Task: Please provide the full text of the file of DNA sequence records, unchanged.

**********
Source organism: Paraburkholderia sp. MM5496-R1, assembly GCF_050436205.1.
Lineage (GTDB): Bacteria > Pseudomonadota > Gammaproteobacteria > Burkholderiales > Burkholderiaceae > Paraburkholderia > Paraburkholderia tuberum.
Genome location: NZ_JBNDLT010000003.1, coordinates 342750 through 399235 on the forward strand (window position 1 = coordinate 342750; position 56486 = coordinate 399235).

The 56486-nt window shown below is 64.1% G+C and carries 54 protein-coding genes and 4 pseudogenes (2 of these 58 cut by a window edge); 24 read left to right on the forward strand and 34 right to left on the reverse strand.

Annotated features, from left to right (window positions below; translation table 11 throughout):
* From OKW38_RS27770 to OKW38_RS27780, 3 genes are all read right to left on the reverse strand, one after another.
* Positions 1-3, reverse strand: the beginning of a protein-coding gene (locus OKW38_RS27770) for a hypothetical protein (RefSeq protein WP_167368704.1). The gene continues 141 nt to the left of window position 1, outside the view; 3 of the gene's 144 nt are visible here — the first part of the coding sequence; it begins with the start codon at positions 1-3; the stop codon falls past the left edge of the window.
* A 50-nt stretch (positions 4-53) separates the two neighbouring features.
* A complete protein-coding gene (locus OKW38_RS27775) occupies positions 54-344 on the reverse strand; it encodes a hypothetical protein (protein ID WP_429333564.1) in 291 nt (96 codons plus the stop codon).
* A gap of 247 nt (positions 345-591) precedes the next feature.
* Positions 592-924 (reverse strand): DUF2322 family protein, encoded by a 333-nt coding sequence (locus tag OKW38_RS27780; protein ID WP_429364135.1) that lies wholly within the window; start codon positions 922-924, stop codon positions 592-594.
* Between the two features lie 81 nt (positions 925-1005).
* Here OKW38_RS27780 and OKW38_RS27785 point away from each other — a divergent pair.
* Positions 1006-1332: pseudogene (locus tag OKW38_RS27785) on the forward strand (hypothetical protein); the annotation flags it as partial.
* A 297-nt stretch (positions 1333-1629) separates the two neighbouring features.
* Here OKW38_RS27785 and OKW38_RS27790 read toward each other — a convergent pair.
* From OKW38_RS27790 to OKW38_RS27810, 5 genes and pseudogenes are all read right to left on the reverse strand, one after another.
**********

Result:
Source organism: Paraburkholderia sp. MM5496-R1, assembly GCF_050436205.1.
Lineage (GTDB): Bacteria > Pseudomonadota > Gammaproteobacteria > Burkholderiales > Burkholderiaceae > Paraburkholderia > Paraburkholderia tuberum.
Genome location: NZ_JBNDLT010000003.1, coordinates 342750 through 399235 on the forward strand (window position 1 = coordinate 342750; position 56486 = coordinate 399235).

The 56486-nt window shown below is 64.1% G+C and carries 54 protein-coding genes and 4 pseudogenes (2 of these 58 cut by a window edge); 24 read left to right on the forward strand and 34 right to left on the reverse strand.

Annotated features, from left to right (window positions below; translation table 11 throughout):
* From OKW38_RS27770 to OKW38_RS27780, 3 genes are all read right to left on the reverse strand, one after another.
* Positions 1-3, reverse strand: the beginning of a protein-coding gene (locus OKW38_RS27770) for a hypothetical protein (RefSeq protein WP_167368704.1). The gene continues 141 nt to the left of window position 1, outside the view; 3 of the gene's 144 nt are visible here — the first part of the coding sequence; it begins with the start codon at positions 1-3; the stop codon falls past the left edge of the window.
* A 50-nt stretch (positions 4-53) separates the two neighbouring features.
* A complete protein-coding gene (locus OKW38_RS27775) occupies positions 54-344 on the reverse strand; it encodes a hypothetical protein (protein ID WP_429333564.1) in 291 nt (96 codons plus the stop codon).
* A gap of 247 nt (positions 345-591) precedes the next feature.
* Positions 592-924 (reverse strand): DUF2322 family protein, encoded by a 333-nt coding sequence (locus tag OKW38_RS27780; protein ID WP_429364135.1) that lies wholly within the window; start codon positions 922-924, stop codon positions 592-594.
* Between the two features lie 81 nt (positions 925-1005).
* Here OKW38_RS27780 and OKW38_RS27785 point away from each other — a divergent pair.
* Positions 1006-1332: pseudogene (locus tag OKW38_RS27785) on the forward strand (hypothetical protein); the annotation flags it as partial.
* A 297-nt stretch (positions 1333-1629) separates the two neighbouring features.
* Here OKW38_RS27785 and OKW38_RS27790 read toward each other — a convergent pair.
* From OKW38_RS27790 to OKW38_RS27810, 5 genes and pseudogenes are all read right to left on the reverse strand, one after another.